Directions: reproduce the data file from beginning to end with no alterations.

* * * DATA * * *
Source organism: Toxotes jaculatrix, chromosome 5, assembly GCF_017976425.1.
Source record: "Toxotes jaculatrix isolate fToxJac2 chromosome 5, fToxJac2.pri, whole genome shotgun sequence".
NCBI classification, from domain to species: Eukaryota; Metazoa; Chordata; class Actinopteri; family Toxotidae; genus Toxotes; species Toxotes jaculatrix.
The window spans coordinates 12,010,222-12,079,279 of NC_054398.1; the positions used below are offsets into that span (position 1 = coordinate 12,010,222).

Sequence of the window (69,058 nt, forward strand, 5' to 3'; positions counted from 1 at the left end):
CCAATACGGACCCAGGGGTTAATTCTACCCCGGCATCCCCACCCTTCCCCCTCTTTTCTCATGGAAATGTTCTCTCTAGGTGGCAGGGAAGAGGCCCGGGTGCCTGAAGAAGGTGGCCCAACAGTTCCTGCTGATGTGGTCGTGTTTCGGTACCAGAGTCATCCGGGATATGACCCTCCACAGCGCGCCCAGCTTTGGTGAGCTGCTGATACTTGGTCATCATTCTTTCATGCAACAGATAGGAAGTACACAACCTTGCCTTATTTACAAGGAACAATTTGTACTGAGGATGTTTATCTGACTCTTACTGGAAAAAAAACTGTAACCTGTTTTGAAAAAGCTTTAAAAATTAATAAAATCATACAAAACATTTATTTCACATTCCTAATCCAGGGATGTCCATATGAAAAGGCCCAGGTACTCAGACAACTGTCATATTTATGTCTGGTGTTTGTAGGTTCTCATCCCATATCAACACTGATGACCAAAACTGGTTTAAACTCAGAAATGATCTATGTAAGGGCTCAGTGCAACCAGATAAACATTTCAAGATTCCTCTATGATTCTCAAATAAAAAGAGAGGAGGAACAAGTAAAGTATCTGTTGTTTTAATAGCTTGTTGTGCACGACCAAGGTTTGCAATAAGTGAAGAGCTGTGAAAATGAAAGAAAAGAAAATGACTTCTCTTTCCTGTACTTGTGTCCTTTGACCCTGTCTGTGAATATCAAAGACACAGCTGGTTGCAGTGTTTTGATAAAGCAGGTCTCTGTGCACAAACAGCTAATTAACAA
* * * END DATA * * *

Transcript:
Source organism: Toxotes jaculatrix, chromosome 5, assembly GCF_017976425.1.
Source record: "Toxotes jaculatrix isolate fToxJac2 chromosome 5, fToxJac2.pri, whole genome shotgun sequence".
NCBI classification, from domain to species: Eukaryota; Metazoa; Chordata; class Actinopteri; family Toxotidae; genus Toxotes; species Toxotes jaculatrix.
The window spans coordinates 12,010,222-12,079,279 of NC_054398.1; the positions used below are offsets into that span (position 1 = coordinate 12,010,222).

Sequence of the window (69,058 nt, forward strand, 5' to 3'; positions counted from 1 at the left end):
CCAATACGGACCCAGGGGTTAATTCTACCCCGGCATCCCCACCCTTCCCCCTCTTTTCTCATGGAAATGTTCTCTCTAGGTGGCAGGGAAGAGGCCCGGGTGCCTGAAGAAGGTGGCCCAACAGTTCCTGCTGATGTGGTCGTGTTTCGGTACCAGAGTCATCCGGGATATGACCCTCCACAGCGCGCCCAGCTTTGGTGAGCTGCTGATACTTGGTCATCATTCTTTCATGCAACAGATAGGAAGTACACAACCTTGCCTTATTTACAAGGAACAATTTGTACTGAGGATGTTTATCTGACTCTTACTGGAAAAAAAACTGTAACCTGTTTTGAAAAAGCTTTAAAAATTAATAAAATCATACAAAACATTTATTTCACATTCCTAATCCAGGGATGTCCATATGAAAAGGCCCAGGTACTCAGACAACTGTCATATTTATGTCTGGTGTTTGTAGGTTCTCATCCCATATCAACACTGATGACCAAAACTGGTTTAAACTCAGAAATGATCTATGTAAGGGCTCAGTGCAACCAGATAAACATTTCAAGATTCCTCTATGATTCTCAAATAAAAAGAGAGGAGGAACAAGTAAAGTATCTGTTGTTTTAATAGCTTGTTGTGCACGACCAAGGTTTGCAATAAGTGAAGAGCTGTGAAAATGAAAGAAAAGAAAATGACTTCTCTTTCCTGTACTTGTGTCCTTTGACCCTGTCTGTGAATATCAAAGACACAGCTGGTTGCAGTGTTTTGATAAAGCAGGTCTCTGTGCACAAACAGCTAATTAACAA